Barbara Corcoran on inventory, mortgage rates, Brooklyn and “Shark Tank”: VIDEO
As the New York City for-sale apartment inventory remains sparse, residential brokers face a continuing dilemma — how to price listings with no comps. What’s real estate mogul and “Shark Tank” star Barbara Corcoran’s advice? Throw out the monthly deal sheet and price based on what’s on the market at that moment, since a property that was competing against yours yesterday might already be in contract.
“The market is like a one-day sale right now,” she said. “You can be misled if you have any memory or if you analyze or use even any stats. The only statistic that validates your price is what that buyer is looking at this week.”
Corcoran, who stopped by The Real Deal’s offices last week on a press tour with Brock MacLean of Virginia- based national listings website Homes.com, said yesterday’s sales prices or even accepted offers are “meaningless” given the pace at which the market is moving. (See video above.) Indeed, Manhattan apartment sales climbed to the second-highest level in 24 years in the third quarter, as 3,837 sales of Manhattan condos and co-ops closed in the quarter, according to data from brokerage Douglas Elliman.
The market may be poised to start moving at an even more frantic pace, Corcoran said, especially if interest rates continue to inch up.
“Deadlines are great for real estate,” she said. “If [buyers] think their interest rate is going to move up, they are going to get off the fence. If rates do rise, it’s like a gift from the heavens for real estate brokers because everyone pops up off the fence. The threat has been there, but if we have a really clear 1 or 1.5 percent jump in interest rates overnight, watch what that does to the market.”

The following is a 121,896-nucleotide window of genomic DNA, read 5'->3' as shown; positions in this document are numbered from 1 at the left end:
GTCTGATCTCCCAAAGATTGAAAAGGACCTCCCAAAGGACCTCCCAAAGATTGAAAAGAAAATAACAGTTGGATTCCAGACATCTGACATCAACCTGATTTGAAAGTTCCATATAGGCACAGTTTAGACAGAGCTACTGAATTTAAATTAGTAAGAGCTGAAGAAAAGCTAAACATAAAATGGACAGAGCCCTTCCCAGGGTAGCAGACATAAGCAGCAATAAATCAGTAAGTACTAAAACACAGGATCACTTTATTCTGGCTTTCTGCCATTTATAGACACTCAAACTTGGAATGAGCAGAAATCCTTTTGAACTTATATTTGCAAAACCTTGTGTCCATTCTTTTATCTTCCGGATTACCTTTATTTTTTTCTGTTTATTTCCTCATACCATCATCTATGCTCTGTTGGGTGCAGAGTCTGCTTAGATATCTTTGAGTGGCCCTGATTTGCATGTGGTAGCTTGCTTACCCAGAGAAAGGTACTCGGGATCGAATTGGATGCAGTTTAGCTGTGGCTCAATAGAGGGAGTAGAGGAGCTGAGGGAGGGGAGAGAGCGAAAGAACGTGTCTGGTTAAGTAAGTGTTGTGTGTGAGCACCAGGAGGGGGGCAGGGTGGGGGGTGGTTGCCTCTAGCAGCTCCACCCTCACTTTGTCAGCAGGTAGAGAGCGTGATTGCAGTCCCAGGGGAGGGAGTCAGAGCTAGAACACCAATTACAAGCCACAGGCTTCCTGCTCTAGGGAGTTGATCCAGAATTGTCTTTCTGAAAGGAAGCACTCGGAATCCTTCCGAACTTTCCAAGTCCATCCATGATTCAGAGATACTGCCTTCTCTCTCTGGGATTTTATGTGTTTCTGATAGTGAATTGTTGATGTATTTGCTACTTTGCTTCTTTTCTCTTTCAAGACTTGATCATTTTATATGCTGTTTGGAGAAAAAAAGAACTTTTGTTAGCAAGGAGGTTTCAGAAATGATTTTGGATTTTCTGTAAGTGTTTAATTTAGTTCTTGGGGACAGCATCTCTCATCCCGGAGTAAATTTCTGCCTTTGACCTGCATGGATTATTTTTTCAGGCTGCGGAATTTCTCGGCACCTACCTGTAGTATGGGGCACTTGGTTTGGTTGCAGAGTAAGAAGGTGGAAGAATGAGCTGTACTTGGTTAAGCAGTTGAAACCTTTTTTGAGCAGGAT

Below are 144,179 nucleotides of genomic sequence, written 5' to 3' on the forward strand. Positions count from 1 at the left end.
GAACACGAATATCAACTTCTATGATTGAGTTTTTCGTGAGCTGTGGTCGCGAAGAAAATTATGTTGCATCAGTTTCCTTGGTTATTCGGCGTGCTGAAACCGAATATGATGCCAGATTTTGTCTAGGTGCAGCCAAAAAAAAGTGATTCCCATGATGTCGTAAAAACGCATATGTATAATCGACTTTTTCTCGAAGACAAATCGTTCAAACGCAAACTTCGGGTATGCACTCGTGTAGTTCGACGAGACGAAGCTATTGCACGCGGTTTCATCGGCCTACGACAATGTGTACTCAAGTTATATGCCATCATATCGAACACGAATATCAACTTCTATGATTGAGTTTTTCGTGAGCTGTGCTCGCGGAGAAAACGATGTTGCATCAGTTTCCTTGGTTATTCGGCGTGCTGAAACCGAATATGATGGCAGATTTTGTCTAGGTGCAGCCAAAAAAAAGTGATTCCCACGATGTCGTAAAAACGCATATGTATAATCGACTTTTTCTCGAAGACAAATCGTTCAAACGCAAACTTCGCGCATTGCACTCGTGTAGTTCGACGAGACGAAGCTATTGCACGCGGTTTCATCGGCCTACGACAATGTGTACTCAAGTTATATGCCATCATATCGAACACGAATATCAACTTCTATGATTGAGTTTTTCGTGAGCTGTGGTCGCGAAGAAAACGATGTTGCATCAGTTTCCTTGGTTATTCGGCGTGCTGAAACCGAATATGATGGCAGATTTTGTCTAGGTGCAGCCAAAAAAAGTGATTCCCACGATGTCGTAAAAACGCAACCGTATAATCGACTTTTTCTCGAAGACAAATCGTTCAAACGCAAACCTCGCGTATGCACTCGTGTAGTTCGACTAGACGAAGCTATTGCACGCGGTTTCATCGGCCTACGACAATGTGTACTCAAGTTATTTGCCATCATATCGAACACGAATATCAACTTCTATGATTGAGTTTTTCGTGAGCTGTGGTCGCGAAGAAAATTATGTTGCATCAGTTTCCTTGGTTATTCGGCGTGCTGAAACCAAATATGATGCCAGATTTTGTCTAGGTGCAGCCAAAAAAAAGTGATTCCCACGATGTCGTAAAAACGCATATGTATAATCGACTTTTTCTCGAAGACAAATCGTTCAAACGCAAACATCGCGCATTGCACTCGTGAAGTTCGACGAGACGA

Corcoran and McClean also weighed in on another major issue affecting New York City real estate: Zillow’s recent acquisition of listings aggregator StreetEasy. Zillow, a competitor of Homes.com, paid $50 million in cash for the website in August.
“The aggregation of listings content in the city, whether for sale or for rent, is extremely unique compared to other parts of the country, where you have much more efficient data syndication,” MacLean, who is based in San Diego, said. “We all look to find unique ways to gather content. It’s usually a function of having relationships with some of the large [brokerages] in town that are controlling the listings content. I think Zillow has gone in and bought StreetEasy in an effort to streamline that process some.”
Corcoran touted the deal as good for consumers, saying any service that provides more information to prospective buyers is a positive development for the industry.
“The inept broker is threatened because they think the consumer knows more than they do,” she said. “Shame on them.”
As for “Shark Tank,” the ABC reality show that lets entrepreneurs pitch a team of wealthy investors on funding their businesses, Corcoran spoke about a recent change to the format of the show.
The production company recently decided to drop the requirement that companies give them a percentage of their equity in exchange for appearing on the show, in response to an ultimatum from billionaire shark Mark Cuban, who insisted he’d leave the show unless the requirement was dropped, calling it unfair that struggling entrepreneurs should have to sacrifice their equity when the show is already highly profitable.
“Mark Cuban does not lobby. He picks up the phone and says, ‘Listen, Mark Burnett, [the show’s producer], I’m not [on] this show anymore unless you drop this clause,'” Corcoran said. “That makes the round and it gets thrown out. Why? Because Mark’s a billionaire. He’s powerful, he’s essential to the show and that was his belief, so people listen. I was whining and groaning without his billions for two years, as were all the other sharks, but when Mark says we’re not doing it anymore we’re not doing it anymore. They gave that one up very quickly.”